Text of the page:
But worse was to come for the other title challengers. Now with some weight off, Sutton had made a great start from fifth to vault past Turkington through Copse, but then when he went to brake for Becketts, his front-left mysteriously locked, sending him slithering into the innocent Focus of Butcher.
“I have no idea what happened, and I feel really sorry for Rory as he was on the receiving end of it,” said Sutton after. “Whatever caused it meant the tyre developed a huge flat spot and I radioed the team straight away to say ‘we’ll be lucky if we see the flag in this one’.”
His prediction rang true. Sutton dropped his pace to try and manage the vibration but the entire tyre carcass let go on lap 17, taking half of his front bodywork with it. Sutton pitted for repairs to the wheel and steering and did rejoin to claim the fastest lap of the race. But his chances for race three didn’t look good from the very back of the grid.
And through it all came Turkington. Re-passing Sutton after the collision, picking off Cammish with a fine move out of Woodcote, and then inheriting the lead when Ingram hit trouble. Surprisingly, it was only Turkington’s second BTCC win at Silverstone in his 16-year BTCC career, but his first since 2015 and his first for BMW.
“I’ve never won here for WSR, and it’s like our home grand prix, so it has a special feeling,” he said, no doubt buoyed by the fact Sutton’s non-score handed him a six-point lead in the championship. “I could feel the momentum swinging away from me at Thruxton, but this shows how fast things can change. I was mindful of staying off some of the kerbs here as I’ve seen punctures like Tom’s in previous years.”
Adam Morgan took a fine third ahead of Neal, the charging Aiden Moffat and Josh Cook.
So, order restored then. Turkington back at the top and everybody else playing catch-up. Not quite.
Race Three was a stunner, enlivened by Sutton’s tremendous charge. The one positive of his race two troubles was an Infiniti totally stripped of ballast for the finale. And it was on rails for both parts of a turbulent third outing.
The first portion had to be stopped when Butcher and Neal came together into Becketts, sending the Ford spinning at unabated speed across the grass before hitting the barriers hard and barrel rolling to a stop across the track. The red flags were out immediately, and thankfully so was Butcher, who emerged unscathed from the frightening wreck.
Sutton had started way back in 26th for the original, but had already made his way back onto the fringes of the points before the race was halted and the grid reset. With just 12 laps to make it count on the restart, Sutton wasted no time, pulling breath-taking moves every lap, working his way ahead of the fully-ballasted Turkington early on and then just carving his way through the pack to latch on to the top four.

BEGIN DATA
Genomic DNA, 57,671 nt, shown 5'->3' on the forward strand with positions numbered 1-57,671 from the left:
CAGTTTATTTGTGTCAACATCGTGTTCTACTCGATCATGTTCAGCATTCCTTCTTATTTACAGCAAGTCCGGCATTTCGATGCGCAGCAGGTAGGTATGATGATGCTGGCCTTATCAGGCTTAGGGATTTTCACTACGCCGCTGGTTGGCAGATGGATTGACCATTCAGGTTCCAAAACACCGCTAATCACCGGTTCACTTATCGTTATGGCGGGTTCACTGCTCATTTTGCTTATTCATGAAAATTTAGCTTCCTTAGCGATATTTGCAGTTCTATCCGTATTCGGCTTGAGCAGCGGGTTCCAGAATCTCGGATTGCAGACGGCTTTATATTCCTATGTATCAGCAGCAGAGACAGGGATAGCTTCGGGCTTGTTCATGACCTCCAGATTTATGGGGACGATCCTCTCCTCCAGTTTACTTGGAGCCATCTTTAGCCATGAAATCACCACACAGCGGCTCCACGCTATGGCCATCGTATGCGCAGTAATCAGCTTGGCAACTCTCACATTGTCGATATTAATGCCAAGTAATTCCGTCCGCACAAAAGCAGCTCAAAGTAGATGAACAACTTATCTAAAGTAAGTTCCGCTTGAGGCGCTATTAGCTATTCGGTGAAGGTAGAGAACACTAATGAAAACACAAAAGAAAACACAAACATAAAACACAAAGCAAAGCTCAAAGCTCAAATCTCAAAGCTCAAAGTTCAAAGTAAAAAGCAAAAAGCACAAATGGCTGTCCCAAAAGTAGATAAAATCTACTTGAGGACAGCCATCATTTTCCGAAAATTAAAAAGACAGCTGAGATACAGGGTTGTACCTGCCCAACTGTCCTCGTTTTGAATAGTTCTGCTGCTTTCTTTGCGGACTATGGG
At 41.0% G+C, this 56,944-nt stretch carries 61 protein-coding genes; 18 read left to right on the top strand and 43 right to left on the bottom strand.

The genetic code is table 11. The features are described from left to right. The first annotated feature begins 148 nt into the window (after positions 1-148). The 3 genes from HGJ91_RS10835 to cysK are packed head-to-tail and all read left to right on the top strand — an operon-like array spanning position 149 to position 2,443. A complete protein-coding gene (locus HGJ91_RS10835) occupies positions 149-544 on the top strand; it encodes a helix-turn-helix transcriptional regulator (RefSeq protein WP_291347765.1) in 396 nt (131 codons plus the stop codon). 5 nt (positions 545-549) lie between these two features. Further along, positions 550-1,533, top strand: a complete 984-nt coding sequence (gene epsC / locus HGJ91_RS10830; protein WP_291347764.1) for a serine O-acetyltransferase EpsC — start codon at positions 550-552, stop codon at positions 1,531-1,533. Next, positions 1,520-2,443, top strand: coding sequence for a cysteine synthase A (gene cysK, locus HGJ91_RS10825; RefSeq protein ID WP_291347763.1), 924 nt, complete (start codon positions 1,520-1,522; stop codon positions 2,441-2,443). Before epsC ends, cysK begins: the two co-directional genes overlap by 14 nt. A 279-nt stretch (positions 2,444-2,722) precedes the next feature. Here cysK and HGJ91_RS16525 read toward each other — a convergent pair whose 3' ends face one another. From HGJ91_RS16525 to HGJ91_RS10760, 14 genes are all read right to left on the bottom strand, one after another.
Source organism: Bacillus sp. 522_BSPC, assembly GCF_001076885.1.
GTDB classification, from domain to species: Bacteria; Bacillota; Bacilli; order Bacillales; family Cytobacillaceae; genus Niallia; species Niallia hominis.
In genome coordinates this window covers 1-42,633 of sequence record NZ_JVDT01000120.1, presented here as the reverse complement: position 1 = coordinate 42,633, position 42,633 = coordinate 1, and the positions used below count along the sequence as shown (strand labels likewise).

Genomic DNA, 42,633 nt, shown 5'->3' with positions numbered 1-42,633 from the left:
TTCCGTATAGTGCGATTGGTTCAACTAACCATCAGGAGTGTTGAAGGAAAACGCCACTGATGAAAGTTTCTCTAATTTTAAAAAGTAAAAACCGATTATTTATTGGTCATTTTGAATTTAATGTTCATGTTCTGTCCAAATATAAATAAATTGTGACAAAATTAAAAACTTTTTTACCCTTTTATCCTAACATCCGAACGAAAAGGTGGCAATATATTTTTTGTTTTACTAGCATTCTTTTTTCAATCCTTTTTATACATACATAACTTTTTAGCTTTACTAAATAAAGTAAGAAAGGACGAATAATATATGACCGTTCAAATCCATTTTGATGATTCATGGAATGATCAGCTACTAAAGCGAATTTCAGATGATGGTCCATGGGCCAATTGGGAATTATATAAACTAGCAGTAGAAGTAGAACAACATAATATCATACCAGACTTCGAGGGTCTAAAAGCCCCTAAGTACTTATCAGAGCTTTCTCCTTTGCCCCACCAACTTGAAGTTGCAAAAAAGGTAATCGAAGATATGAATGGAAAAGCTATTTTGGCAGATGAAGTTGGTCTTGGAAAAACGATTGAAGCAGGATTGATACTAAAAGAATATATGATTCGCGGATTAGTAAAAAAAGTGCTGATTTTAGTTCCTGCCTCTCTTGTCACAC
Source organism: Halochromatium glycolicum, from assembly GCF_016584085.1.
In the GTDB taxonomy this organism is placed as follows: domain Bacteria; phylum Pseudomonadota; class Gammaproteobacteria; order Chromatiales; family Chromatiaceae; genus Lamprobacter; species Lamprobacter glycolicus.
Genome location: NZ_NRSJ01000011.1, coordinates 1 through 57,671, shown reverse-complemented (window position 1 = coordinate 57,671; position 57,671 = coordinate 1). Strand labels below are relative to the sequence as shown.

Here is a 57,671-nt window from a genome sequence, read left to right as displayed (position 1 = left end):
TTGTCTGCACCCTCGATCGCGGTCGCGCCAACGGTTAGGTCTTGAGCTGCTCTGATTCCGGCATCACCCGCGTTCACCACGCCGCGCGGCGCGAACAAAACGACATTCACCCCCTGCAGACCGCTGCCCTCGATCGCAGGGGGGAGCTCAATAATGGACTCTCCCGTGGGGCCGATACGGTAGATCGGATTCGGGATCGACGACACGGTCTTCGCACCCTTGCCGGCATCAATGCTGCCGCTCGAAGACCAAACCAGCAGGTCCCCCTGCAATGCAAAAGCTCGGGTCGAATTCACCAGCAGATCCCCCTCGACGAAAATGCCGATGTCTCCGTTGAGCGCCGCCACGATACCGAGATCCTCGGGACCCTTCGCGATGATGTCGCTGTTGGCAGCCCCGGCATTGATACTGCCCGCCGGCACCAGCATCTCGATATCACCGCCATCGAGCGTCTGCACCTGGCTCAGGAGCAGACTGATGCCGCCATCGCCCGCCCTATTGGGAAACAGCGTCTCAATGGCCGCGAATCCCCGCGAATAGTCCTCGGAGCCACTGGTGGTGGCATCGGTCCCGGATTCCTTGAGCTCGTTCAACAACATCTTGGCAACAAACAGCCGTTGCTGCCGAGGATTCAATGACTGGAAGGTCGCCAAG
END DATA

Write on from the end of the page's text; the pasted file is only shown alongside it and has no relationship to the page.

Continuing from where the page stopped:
He nailed both Cook and Morgan into and out of Becketts, and then pulled off an incredible move on Oliphant, running around the outside of the BMW through Luffield, Woodcote and Copse to eventually grab second. However, the officials deemed him to be beyond track limits when he finally did get the pass done, and reversed the places after the flag.
🎢 What a rollercoaster day!
By far the best race of my career.
The car came alive when she was ballast free, after a disaster race 2.
The boys at Laser Tools Racing & BMR Engineering gave me a faultless package.
📸 @JakobEbrey pic.twitter.com/KSfOY5KJCV
— Ashley Sutton (@ASuttonRacing) September 27, 2020
Sutton only just ran out of time to catch Jackson, who put in a brilliantly controlled drive to win after vaulting past pole-man Oliphant at the first start, and then put up a stern defence in the second part until Oliphant had to turn his attention to the charging Sutton behind.
“I’m so emotional,” said Jackson as his first BTCC win sunk in. “That an amazing day. This is living the dream!”
And it was a dream for Sutton, too, even when demoted to third post-race. With Turkington struggling in the pack with full weight, he could only manage a lowly 10th, swinging the championship lead back in Sutton’s favour by four points.
“I’ve now realised where our pace went after Donington Park, and it’s the weight,” said Sutton. “Since then we’ve always had weight in the car, and with it all out for this one it just felt phenomenal. It all fell into my hands a bit, but I just took my chances when I got them. One more lap and we could have won it, but I can hardly be disappointed with this!”
Cammish rounded a strong weekend with fourth, ahead of Morgan and Senna Proctor’s Hyundai. But things only got worse for poor Ingram, who was spat into the barriers at Brooklands after contact in the pack, denting his hopes of a title revival.
But the talk of the weekend centred on Sutton – possibly the best attack-minded touring car driver anywhere at the moment. And Turkington will know that. Next up is Croft, a circuit Turkington has enjoyed so much success at in the past that he’s been unofficially nicknamed ‘The King of Croft’. But now his crown might just be under threat, in more ways than one.
2020 BTCC Championship points after Round 18
|1||Ash Sutton||Laser Tools Racing Infiniti Q50||237|
|2||Colin Turkington||Team BMW UK 330i M Sport||233|
|3||Dan Cammish||Halfords Yuasa Racing Honda Civic||220|
|4||Tom Ingram||Team Toyota UK Corolla||195|
|5||Rory Butcher||Motorbase Ford Focus||192|
|6||Tom Oliphant||Team BMW UK 330i M Sport||183|